Mayday, Mayday, it's another referendum
The gloves have come off. This week, Scottish First Minister Nicola Sturgeon’s call on Number 10 to allow a second Scottish independence referendum by 2019 was met with a resounding NO. Now is not the time, she declared.
Nicola Sturgeon made clear a couple of weeks back that if this was the outcome to her official request, the SNP would press ahead with an unsanctioned referendum anyway. Still, clever of Nicola to sneak into this week’s precious media lull and get Scottish independence back in the public spotlight, especially ahead of the SNP conference in Aberdeen this week.
Yet as Question Time audiences recently showed (see here and here), the SNP has its PR work cut out. Getting Brits to take the threat seriously is proving surprisingly hard, even when the prospect of the Union’s demise is the last thing we need. The rise and fall of a much-hyped second UK referendum on the EU and the daily Brexit-braying in the news has certainly left the electorate tired, desensitised, and eager to return to normalcy. At least, that seems to be the mood this side of the border.
Woe-Phil week for Hammond
Philip Hammond found himself on the ropes this week as he was forced into an embarrassing U turn over the proposed increase in national insurance contributions announced in the Budget.
As highlighted in last week’s edition, the planned rise was greeted with disdain by many Conservative backbenchers as it broke a key manifesto promise from the 2015 General Election. This disdain was enough to force the Prime Minister and the Chancellor to reconsider, though it was unfortunately too late for Sir Desmond Swayne MP, who confessed to the House that his supportive article had already gone to print.
Though Theresa May declared that she had “absolute faith” in Philip Hammond after the announcement, some moderate Conservatives have condemned the Prime Minister for failing to adequately defend the Chancellor.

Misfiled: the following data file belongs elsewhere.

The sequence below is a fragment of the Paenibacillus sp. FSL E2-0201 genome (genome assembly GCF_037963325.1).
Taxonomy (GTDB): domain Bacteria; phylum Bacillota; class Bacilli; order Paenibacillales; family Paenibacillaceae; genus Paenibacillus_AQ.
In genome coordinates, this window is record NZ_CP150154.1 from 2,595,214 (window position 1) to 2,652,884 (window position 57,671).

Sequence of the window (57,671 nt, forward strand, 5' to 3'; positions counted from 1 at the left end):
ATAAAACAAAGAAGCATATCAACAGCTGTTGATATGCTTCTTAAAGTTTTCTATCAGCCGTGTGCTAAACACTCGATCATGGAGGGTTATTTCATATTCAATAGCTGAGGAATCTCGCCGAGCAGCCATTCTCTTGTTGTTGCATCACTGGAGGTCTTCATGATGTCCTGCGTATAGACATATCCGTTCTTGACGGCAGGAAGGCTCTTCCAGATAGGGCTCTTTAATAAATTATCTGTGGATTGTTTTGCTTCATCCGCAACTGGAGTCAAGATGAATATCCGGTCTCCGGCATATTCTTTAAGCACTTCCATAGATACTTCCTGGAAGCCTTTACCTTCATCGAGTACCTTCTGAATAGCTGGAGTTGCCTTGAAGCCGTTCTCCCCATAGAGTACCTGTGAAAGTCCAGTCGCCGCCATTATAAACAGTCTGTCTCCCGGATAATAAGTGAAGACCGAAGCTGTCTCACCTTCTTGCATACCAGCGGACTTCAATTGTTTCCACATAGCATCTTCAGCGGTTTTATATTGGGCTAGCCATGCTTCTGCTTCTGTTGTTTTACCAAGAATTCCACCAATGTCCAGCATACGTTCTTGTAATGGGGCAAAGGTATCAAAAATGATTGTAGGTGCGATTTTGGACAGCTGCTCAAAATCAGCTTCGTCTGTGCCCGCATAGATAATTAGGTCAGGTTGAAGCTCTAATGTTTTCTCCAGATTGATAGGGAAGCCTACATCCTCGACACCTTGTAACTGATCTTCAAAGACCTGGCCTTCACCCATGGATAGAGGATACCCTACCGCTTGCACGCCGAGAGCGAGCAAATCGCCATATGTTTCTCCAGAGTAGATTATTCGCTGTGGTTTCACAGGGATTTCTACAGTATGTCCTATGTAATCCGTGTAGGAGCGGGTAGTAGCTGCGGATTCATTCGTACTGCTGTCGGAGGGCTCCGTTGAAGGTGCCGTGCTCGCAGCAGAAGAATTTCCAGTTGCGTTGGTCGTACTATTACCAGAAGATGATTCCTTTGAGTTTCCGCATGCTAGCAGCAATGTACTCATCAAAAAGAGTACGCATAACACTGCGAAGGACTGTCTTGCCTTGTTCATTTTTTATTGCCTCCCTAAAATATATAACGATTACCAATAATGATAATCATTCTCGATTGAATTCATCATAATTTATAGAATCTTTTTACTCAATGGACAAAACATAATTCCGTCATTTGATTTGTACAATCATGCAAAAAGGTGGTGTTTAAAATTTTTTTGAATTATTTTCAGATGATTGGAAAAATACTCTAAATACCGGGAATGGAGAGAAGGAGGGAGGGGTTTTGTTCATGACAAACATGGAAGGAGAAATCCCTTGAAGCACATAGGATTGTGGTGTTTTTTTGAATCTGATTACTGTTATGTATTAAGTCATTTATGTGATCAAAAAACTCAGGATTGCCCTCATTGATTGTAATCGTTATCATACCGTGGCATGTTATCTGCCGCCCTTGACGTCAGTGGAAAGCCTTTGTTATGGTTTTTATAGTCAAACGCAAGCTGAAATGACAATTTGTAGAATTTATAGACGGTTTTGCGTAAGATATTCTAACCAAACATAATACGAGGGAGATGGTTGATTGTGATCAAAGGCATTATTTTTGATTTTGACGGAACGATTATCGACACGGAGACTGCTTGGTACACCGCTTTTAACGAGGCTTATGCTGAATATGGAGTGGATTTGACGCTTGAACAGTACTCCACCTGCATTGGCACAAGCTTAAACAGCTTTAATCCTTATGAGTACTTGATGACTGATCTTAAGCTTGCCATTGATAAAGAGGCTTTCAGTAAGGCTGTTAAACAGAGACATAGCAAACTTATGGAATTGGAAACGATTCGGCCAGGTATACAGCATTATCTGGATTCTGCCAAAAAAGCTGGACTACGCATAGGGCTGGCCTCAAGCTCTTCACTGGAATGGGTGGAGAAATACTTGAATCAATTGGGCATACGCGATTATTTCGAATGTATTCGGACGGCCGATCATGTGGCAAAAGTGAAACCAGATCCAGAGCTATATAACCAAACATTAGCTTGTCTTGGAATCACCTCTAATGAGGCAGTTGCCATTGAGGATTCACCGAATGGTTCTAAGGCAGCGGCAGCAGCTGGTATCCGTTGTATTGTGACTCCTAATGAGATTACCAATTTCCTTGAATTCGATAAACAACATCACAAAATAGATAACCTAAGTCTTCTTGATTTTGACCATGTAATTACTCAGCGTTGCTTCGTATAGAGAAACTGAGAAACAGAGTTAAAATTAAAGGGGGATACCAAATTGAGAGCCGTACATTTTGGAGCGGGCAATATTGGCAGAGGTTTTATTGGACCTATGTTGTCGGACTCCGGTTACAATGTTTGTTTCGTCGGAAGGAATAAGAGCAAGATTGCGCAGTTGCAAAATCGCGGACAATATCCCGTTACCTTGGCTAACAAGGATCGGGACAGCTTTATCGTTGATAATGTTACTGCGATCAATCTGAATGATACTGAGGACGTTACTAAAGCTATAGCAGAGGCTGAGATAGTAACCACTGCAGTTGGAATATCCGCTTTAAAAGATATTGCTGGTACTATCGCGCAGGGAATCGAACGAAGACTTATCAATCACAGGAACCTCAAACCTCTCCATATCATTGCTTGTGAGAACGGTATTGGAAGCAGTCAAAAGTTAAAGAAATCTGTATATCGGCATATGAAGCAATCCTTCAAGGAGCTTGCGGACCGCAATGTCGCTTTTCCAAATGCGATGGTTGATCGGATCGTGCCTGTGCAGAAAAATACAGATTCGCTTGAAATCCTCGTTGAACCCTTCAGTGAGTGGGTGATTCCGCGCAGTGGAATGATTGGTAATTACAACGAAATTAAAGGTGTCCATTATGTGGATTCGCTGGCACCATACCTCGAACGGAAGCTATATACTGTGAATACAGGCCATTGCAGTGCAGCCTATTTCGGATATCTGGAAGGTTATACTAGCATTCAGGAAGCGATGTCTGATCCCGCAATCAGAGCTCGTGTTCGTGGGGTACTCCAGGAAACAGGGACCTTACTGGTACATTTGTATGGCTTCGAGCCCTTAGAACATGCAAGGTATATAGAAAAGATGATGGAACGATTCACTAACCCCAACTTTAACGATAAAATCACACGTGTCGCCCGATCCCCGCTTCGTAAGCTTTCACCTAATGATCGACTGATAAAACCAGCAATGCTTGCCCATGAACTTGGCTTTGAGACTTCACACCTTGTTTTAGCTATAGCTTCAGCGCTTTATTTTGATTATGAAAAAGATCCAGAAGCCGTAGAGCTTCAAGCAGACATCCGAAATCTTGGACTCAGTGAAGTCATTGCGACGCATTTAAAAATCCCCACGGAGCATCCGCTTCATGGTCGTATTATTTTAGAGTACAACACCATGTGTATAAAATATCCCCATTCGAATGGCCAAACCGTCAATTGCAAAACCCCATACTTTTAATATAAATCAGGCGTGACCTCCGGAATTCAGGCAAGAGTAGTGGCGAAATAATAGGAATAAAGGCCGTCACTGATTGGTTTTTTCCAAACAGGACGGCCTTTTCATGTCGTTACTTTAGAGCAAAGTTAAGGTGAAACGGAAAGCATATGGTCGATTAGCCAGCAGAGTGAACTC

Hammond notified the Treasury Select Committee of the reversal through a letter, which contained this wonderful bit of politics speak: “it is very important both to me and to the Prime Minister that we are compliant not just with the letter, but also the spirit, of the commitments that were made”.
SSR translation: 'I didn’t think people would care this much. Sorry.'
Conservative Party gets BUS-ted
Theresa May and the Conservative’s bad week continued with the news that more than a dozen police forces have handed files to the CPS with allegations that MPs broke spending rules at the last election. The Electoral Commission swiftly followed this news by confirming that, as a result of its own investigations, the Conservatives will be fined a record £70,000 for failures to report election expenses.
The majority of the police complaints concern how expenses from the Road Trip 2015 battlebus – already subject to enough scandal of its own – were recorded by local MPs. Up to 20 Conservative MPs in key marginal seats are under investigation personally. All deny any wrongdoing.
If the CPS do decide to pursue any criminal prosecutions, life for the Prime Minister could get very tricky indeed. The already slim Tory majority in the House of Commons could become even slimmer if MPs are charged and by elections are needed.
May’s No10 machine is also at risk; it is alleged that her joint staff Nick Timothy spent the election campaign in the South Thanet seat running the ‘stop Farage’ campaign, without declaring the proper expenses.
However, every cloud has a silver lining; in this case for the people of South Thanet. The good news is, should Tory MP Craig McKinley be disqualified, Nigel Farage has already confirmed he would stand in the ensuing by-election. Keep trying Nigel!
EU any closer to pushing the button?
In another dramatic week in Westminster, the Queen officially gave Royal Assent to the Brexit Bill.
Tory’s in the House cheered as the most controversial bill in living memory formally became an Act of Parliament. This signals the beginning of the end of Britain’s involvement in the post war consensus that eventually created the single market, and nearly 60 years to the day since the signing of the Treaty of Rome.
As Brexit backers celebrated, the pound fell to an eight week low against the dollar, making it one of the worst performing major currencies in the world, with strategists at Deutsche Bank predicting the UK currency to fall "much lower" in the months to come.
The German lender is increasingly predicting a "no deal" scenario for the UK. With the timeline for negotiations tight due to French and German elections later this year, meaningful discussions are unlikely until the autumn. This increases the likelihood that unravelling decades of economic and diplomatic agreements within the two year timeframe is somewhat unachievable.
Souvenir of the week
Political communications can be a tough job. Every word you say, write or tweet is scrutinised. Every figure quoted is analysed, every promise is etched in the memories of the media forever. With this in mind, its always helpful to get the name of your party right. Amateur hour.